In this Edition:
Subscribe
Change Edition

This Cash Cow for Cops Should Stop

Once again, police can keep your cash.

In a disappointing setback for criminal justice reform, the U.S. Department of Justice announced last week that it would revive “equitable sharing.” This controversial asset forfeiture program allows police to seize and keep cash, cars, and even real estate without filing criminal charges or convicting the owner of a crime. Facing budget cuts by Congress, DOJ temporarily suspended $1.2 billion in equitable sharing payments last December.

Under equitable sharing, local and state law enforcement agencies can collaborate with a federal agency (like the DEA or ICE) and move to forfeit the property under federal law, which has few safeguards for property owners. Innocent, third-party owners actually bear the burden of proof in a federal forfeiture case, meaning they are essentially guilty until proven innocent. Moreover, prosecutors need only show that there is a connection between a seized property by a “preponderance of the evidence,” a far lower legal standard than “beyond a reasonable doubt,” which secures a criminal conviction. Worst of all, equitable sharing also works against criminal justice reforms at the state and local level. To put it very plainly: Equitable sharing is bad for state reforms and individual rights, and emboldens officers to do the wrong thing for the wrong reasons.

Federal police and prosecutors are actually rewarded for their evasion. Once a property has been forfeited, agencies can receive up to 80 percent of the proceeds. By comparison, a report by the Institute for Justice (which, in the interest of full disclosure, is also this author’s employer) found 16 states and the District of Columbia either ban state and local law enforcement from self-financing via forfeiture, or offer a lower payout than the feds.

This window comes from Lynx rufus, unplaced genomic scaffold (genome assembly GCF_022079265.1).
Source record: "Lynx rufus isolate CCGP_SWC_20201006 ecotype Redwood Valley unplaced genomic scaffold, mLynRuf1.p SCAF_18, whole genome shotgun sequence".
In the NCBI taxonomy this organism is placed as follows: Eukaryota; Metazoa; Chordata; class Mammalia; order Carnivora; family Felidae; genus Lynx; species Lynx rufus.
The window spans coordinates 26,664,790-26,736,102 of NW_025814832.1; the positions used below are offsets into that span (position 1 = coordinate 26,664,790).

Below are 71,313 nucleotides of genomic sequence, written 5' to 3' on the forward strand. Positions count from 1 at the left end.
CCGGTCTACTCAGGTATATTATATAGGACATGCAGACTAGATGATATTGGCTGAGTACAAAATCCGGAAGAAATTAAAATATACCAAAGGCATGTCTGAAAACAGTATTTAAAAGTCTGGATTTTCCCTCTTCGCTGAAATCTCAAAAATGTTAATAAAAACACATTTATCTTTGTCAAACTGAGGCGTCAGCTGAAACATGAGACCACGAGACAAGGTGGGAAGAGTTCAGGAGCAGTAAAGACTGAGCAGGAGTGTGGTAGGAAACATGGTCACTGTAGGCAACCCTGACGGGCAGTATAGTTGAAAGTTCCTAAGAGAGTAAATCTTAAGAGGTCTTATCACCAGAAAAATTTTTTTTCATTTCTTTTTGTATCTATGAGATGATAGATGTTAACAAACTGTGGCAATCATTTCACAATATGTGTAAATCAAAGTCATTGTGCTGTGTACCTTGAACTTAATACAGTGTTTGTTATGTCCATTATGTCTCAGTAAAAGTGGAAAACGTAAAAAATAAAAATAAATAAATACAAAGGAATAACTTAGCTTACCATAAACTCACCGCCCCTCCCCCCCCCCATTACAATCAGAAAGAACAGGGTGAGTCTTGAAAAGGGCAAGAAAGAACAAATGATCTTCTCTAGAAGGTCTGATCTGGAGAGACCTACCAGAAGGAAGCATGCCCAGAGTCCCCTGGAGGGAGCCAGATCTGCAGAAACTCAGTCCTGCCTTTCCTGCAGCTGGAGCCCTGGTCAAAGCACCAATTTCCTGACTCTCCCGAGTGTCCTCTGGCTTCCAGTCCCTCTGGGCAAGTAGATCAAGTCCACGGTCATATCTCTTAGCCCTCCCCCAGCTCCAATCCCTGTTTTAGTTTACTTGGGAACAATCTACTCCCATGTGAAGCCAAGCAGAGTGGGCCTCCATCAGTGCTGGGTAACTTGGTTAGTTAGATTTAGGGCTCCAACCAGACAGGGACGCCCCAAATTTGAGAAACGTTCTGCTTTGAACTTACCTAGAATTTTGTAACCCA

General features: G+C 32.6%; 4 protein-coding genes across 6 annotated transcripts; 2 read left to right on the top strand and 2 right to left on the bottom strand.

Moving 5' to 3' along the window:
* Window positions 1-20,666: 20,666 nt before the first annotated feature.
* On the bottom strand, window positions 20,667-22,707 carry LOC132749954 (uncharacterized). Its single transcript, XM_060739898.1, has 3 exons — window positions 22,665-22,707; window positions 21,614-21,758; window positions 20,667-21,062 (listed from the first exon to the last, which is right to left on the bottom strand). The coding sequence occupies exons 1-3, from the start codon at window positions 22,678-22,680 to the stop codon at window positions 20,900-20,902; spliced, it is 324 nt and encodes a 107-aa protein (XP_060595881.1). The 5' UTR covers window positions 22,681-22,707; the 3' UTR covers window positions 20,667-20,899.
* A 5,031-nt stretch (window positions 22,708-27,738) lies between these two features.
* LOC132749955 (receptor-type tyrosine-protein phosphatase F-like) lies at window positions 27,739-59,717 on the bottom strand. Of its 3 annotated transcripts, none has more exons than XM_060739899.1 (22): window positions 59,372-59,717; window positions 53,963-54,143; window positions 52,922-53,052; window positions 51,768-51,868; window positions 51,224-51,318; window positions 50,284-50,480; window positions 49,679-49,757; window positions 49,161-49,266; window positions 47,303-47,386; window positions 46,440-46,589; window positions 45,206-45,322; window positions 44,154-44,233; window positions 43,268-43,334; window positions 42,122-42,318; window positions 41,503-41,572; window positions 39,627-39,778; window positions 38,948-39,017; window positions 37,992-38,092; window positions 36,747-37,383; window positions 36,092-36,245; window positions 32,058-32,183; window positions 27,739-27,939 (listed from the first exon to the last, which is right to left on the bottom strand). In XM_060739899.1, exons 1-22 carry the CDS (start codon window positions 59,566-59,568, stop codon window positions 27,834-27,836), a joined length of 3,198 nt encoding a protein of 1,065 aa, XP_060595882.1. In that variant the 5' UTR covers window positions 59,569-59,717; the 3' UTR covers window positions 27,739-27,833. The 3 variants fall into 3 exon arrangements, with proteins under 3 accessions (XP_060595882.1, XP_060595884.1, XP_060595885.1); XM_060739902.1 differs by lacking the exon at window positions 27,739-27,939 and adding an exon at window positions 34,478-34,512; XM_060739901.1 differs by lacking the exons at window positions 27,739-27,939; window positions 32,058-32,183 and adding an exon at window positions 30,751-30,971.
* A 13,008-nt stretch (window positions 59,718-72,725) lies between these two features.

For instance, North Carolina only authorizes criminal forfeiture (which requires a conviction) for its drug cases. Meanwhile, under the state constitution, “the clear proceeds of all penalties and forfeitures” are supposed to fund public schools. But by participating in equitable sharing, North Carolina agencies can bypass these requirements entirely—and they have done so with gusto, collecting, on average, $11.5 million in federal forfeiture funds each year. Clearly, equitable sharing creates a perverse incentive to seize.

Given such powerful motivations to police for profit, it’s no surprise that the victims ensnared by equitable sharing are vast. Mandrel Stuart had to close down his restaurant after police seized $17,550 from him during a traffic stop in Fairfax County, Virginia. Russ Caswell, who owned a motel in Tewksbury, Massachusetts, nearly lost his motel after the Justice Department tried to forfeit the property. The officers in question argued that the property “was used to facilitate ongoing criminal activity” because, out of nearly 200,000 rooms rented out at the Motel Caswell, there were about 15 “drug-related incidents.” Only after the Institute for Justice represented him pro bono did Caswell prevail in federal court.